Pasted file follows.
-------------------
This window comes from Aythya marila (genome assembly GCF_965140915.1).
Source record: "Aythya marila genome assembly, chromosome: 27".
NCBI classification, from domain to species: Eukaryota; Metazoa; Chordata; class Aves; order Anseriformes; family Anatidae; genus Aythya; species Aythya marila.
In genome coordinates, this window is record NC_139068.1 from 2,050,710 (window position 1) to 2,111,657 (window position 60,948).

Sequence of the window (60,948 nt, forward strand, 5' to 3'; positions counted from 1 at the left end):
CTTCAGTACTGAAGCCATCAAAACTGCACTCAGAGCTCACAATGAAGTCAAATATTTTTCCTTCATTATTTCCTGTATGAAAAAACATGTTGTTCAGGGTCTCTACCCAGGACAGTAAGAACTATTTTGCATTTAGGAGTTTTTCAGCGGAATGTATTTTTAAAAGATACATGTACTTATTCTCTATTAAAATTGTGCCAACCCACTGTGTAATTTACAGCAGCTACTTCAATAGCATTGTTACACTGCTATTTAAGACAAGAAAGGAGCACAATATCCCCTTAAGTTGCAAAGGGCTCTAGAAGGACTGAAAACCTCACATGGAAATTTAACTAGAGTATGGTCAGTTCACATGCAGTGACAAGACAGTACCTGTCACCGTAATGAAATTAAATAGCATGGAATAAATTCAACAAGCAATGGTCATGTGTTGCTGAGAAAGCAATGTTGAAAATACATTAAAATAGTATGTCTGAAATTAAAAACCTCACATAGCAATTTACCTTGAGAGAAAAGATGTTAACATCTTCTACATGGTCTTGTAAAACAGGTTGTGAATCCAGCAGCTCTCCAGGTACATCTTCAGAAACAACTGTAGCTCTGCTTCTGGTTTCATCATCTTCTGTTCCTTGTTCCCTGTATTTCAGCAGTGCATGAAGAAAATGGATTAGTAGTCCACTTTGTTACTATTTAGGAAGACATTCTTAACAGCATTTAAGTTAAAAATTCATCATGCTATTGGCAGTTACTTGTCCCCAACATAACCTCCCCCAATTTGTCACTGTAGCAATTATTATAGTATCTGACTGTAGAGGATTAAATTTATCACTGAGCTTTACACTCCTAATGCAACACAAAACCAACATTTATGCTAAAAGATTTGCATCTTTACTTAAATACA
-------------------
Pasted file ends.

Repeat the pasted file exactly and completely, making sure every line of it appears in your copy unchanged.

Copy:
This window comes from Aythya marila (genome assembly GCF_965140915.1).
Source record: "Aythya marila genome assembly, chromosome: 27".
NCBI classification, from domain to species: Eukaryota; Metazoa; Chordata; class Aves; order Anseriformes; family Anatidae; genus Aythya; species Aythya marila.
In genome coordinates, this window is record NC_139068.1 from 2,050,710 (window position 1) to 2,111,657 (window position 60,948).

Sequence of the window (60,948 nt, forward strand, 5' to 3'; positions counted from 1 at the left end):
CTTCAGTACTGAAGCCATCAAAACTGCACTCAGAGCTCACAATGAAGTCAAATATTTTTCCTTCATTATTTCCTGTATGAAAAAACATGTTGTTCAGGGTCTCTACCCAGGACAGTAAGAACTATTTTGCATTTAGGAGTTTTTCAGCGGAATGTATTTTTAAAAGATACATGTACTTATTCTCTATTAAAATTGTGCCAACCCACTGTGTAATTTACAGCAGCTACTTCAATAGCATTGTTACACTGCTATTTAAGACAAGAAAGGAGCACAATATCCCCTTAAGTTGCAAAGGGCTCTAGAAGGACTGAAAACCTCACATGGAAATTTAACTAGAGTATGGTCAGTTCACATGCAGTGACAAGACAGTACCTGTCACCGTAATGAAATTAAATAGCATGGAATAAATTCAACAAGCAATGGTCATGTGTTGCTGAGAAAGCAATGTTGAAAATACATTAAAATAGTATGTCTGAAATTAAAAACCTCACATAGCAATTTACCTTGAGAGAAAAGATGTTAACATCTTCTACATGGTCTTGTAAAACAGGTTGTGAATCCAGCAGCTCTCCAGGTACATCTTCAGAAACAACTGTAGCTCTGCTTCTGGTTTCATCATCTTCTGTTCCTTGTTCCCTGTATTTCAGCAGTGCATGAAGAAAATGGATTAGTAGTCCACTTTGTTACTATTTAGGAAGACATTCTTAACAGCATTTAAGTTAAAAATTCATCATGCTATTGGCAGTTACTTGTCCCCAACATAACCTCCCCCAATTTGTCACTGTAGCAATTATTATAGTATCTGACTGTAGAGGATTAAATTTATCACTGAGCTTTACACTCCTAATGCAACACAAAACCAACATTTATGCTAAAAGATTTGCATCTTTACTTAAATACA